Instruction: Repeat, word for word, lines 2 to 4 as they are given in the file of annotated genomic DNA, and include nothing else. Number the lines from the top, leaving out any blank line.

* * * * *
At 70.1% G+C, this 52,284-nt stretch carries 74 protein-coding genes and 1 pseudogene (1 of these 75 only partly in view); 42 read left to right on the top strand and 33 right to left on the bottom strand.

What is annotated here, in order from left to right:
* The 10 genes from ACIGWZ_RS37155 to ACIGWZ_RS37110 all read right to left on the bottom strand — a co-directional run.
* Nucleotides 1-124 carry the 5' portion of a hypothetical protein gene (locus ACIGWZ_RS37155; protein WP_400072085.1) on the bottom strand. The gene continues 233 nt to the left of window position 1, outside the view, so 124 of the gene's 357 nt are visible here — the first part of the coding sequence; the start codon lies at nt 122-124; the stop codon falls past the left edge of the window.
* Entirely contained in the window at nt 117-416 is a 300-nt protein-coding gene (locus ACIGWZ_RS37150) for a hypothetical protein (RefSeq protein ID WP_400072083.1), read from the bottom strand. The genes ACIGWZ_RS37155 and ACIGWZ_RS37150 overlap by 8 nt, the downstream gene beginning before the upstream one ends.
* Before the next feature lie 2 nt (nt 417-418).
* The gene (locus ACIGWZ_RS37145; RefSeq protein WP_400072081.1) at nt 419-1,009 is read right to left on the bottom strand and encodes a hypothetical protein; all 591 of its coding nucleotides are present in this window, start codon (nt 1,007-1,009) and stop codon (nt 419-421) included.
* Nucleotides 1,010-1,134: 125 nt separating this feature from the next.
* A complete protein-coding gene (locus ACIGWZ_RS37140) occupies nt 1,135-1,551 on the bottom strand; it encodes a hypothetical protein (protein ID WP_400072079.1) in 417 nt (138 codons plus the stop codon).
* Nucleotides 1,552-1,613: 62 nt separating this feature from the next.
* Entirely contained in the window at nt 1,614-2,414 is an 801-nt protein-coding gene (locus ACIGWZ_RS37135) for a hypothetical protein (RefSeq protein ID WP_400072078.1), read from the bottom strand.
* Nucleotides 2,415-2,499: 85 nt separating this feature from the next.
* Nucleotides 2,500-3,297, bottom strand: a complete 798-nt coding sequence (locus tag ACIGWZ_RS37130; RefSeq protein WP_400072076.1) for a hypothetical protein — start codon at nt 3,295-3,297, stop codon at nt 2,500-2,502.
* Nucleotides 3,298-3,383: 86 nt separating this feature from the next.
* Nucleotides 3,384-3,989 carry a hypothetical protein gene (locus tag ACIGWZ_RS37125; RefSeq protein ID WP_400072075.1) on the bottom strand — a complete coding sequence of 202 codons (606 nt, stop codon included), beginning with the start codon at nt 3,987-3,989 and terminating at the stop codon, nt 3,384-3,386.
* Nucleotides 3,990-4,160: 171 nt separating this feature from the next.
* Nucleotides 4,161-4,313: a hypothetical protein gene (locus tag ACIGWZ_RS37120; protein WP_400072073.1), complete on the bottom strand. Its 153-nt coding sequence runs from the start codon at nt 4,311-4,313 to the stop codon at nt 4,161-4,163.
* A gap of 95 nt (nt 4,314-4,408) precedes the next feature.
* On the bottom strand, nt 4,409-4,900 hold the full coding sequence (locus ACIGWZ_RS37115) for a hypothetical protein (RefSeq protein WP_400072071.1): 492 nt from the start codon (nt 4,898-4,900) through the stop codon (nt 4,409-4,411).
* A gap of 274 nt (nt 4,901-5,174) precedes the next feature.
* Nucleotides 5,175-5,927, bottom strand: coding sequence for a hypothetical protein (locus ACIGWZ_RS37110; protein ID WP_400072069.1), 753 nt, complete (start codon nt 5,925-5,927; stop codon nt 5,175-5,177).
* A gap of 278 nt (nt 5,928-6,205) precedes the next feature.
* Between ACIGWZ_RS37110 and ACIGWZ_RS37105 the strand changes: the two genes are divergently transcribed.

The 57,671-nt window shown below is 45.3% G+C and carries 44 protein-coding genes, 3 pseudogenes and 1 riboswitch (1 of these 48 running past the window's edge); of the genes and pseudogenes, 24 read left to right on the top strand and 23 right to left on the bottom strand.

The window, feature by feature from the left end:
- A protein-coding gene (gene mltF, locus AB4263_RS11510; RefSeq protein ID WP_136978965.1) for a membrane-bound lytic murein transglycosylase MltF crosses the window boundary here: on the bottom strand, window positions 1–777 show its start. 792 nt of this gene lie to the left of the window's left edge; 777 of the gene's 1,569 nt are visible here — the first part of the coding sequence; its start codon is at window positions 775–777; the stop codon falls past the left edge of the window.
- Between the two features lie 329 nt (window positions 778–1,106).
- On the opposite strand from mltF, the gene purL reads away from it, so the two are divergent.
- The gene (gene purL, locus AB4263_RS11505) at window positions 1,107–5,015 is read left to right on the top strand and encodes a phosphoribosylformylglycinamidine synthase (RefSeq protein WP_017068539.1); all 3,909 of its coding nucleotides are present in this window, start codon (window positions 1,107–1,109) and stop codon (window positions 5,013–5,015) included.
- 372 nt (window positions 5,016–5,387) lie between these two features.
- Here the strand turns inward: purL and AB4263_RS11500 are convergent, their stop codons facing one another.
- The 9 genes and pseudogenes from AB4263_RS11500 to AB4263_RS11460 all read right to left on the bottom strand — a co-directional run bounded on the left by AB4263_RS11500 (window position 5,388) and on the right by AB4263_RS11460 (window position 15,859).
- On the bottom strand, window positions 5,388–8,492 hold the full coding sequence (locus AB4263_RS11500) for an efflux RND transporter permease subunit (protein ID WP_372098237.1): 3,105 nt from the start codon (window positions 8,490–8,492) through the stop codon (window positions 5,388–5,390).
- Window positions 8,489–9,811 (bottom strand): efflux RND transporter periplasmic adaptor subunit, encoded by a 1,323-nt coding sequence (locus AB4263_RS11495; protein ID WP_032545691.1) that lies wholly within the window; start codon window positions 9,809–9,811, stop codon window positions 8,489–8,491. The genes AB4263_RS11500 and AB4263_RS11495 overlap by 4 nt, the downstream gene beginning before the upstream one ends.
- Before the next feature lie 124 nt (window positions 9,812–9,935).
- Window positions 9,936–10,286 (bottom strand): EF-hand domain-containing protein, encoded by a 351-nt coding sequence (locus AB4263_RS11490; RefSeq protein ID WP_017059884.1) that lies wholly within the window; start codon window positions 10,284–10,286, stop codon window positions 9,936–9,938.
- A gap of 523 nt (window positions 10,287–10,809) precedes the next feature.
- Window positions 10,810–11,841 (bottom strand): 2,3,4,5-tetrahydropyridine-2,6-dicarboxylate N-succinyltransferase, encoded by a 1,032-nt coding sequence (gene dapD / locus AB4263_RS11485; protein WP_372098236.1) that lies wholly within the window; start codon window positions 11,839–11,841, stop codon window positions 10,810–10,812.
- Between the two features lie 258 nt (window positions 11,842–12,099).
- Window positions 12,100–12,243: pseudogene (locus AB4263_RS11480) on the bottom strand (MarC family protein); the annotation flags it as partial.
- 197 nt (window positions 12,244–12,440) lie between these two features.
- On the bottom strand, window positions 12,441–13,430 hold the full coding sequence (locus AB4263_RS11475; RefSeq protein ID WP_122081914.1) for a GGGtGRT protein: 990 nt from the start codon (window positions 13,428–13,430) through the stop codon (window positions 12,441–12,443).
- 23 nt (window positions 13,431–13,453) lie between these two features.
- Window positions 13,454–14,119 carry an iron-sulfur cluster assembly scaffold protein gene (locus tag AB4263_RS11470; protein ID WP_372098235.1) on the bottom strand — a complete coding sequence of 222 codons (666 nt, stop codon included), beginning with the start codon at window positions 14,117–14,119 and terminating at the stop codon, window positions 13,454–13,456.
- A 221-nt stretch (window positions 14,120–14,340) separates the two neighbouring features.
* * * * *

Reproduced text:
What is annotated here, in order from left to right:
* The 10 genes from ACIGWZ_RS37155 to ACIGWZ_RS37110 all read right to left on the bottom strand — a co-directional run.
* Nucleotides 1-124 carry the 5' portion of a hypothetical protein gene (locus ACIGWZ_RS37155; protein WP_400072085.1) on the bottom strand. The gene continues 233 nt to the left of window position 1, outside the view, so 124 of the gene's 357 nt are visible here — the first part of the coding sequence; the start codon lies at nt 122-124; the stop codon falls past the left edge of the window.